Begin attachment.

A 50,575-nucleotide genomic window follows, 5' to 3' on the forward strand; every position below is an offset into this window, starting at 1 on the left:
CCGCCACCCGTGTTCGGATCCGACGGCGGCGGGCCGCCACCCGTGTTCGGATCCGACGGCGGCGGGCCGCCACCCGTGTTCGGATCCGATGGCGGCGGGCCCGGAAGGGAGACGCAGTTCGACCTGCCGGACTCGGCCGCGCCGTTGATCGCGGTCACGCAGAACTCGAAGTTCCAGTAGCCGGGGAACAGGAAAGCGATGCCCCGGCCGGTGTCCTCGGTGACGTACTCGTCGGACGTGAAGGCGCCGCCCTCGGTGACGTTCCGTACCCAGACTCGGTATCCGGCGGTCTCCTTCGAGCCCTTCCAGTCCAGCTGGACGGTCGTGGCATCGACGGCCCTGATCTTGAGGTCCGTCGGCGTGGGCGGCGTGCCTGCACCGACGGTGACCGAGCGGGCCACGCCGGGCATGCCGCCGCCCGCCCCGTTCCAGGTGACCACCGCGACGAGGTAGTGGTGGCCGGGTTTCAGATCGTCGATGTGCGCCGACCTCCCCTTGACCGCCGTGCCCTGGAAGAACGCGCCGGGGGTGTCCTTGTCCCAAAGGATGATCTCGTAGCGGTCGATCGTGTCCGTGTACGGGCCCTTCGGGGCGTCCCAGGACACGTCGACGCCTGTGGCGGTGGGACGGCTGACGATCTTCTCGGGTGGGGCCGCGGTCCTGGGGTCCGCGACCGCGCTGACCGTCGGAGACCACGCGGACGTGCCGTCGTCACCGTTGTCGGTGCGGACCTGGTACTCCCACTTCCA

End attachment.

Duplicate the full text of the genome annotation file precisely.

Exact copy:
A 50,575-nucleotide genomic window follows, 5' to 3' on the forward strand; every position below is an offset into this window, starting at 1 on the left:
CCGCCACCCGTGTTCGGATCCGACGGCGGCGGGCCGCCACCCGTGTTCGGATCCGACGGCGGCGGGCCGCCACCCGTGTTCGGATCCGATGGCGGCGGGCCCGGAAGGGAGACGCAGTTCGACCTGCCGGACTCGGCCGCGCCGTTGATCGCGGTCACGCAGAACTCGAAGTTCCAGTAGCCGGGGAACAGGAAAGCGATGCCCCGGCCGGTGTCCTCGGTGACGTACTCGTCGGACGTGAAGGCGCCGCCCTCGGTGACGTTCCGTACCCAGACTCGGTATCCGGCGGTCTCCTTCGAGCCCTTCCAGTCCAGCTGGACGGTCGTGGCATCGACGGCCCTGATCTTGAGGTCCGTCGGCGTGGGCGGCGTGCCTGCACCGACGGTGACCGAGCGGGCCACGCCGGGCATGCCGCCGCCCGCCCCGTTCCAGGTGACCACCGCGACGAGGTAGTGGTGGCCGGGTTTCAGATCGTCGATGTGCGCCGACCTCCCCTTGACCGCCGTGCCCTGGAAGAACGCGCCGGGGGTGTCCTTGTCCCAAAGGATGATCTCGTAGCGGTCGATCGTGTCCGTGTACGGGCCCTTCGGGGCGTCCCAGGACACGTCGACGCCTGTGGCGGTGGGACGGCTGACGATCTTCTCGGGTGGGGCCGCGGTCCTGGGGTCCGCGACCGCGCTGACCGTCGGAGACCACGCGGACGTGCCGTCGTCACCGTTGTCGGTGCGGACCTGGTACTCCCACTTCCA